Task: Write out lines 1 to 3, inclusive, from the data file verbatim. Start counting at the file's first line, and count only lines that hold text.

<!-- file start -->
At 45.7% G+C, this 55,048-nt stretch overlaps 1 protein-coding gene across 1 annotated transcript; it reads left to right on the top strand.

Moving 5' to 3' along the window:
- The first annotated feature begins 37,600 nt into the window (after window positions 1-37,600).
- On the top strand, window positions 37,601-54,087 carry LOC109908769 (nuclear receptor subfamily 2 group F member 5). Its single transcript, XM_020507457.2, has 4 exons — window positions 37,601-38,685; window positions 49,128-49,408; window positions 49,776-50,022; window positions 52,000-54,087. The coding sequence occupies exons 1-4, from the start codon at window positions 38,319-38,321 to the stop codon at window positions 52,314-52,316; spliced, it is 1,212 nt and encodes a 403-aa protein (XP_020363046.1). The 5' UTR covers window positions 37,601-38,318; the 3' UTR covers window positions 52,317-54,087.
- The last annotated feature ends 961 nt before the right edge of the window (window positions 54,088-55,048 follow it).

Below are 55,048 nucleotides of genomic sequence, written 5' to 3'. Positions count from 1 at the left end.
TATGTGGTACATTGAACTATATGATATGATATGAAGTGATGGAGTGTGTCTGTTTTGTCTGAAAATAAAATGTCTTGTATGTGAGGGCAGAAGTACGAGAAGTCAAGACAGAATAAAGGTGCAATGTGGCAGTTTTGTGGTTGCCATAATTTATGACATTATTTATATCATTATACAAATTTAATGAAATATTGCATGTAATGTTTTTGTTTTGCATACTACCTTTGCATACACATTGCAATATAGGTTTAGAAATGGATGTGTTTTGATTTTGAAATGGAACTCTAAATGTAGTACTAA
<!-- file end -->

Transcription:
At 45.7% G+C, this 55,048-nt stretch overlaps 1 protein-coding gene across 1 annotated transcript; it reads left to right on the top strand.

Moving 5' to 3' along the window:
- The first annotated feature begins 37,600 nt into the window (after window positions 1-37,600).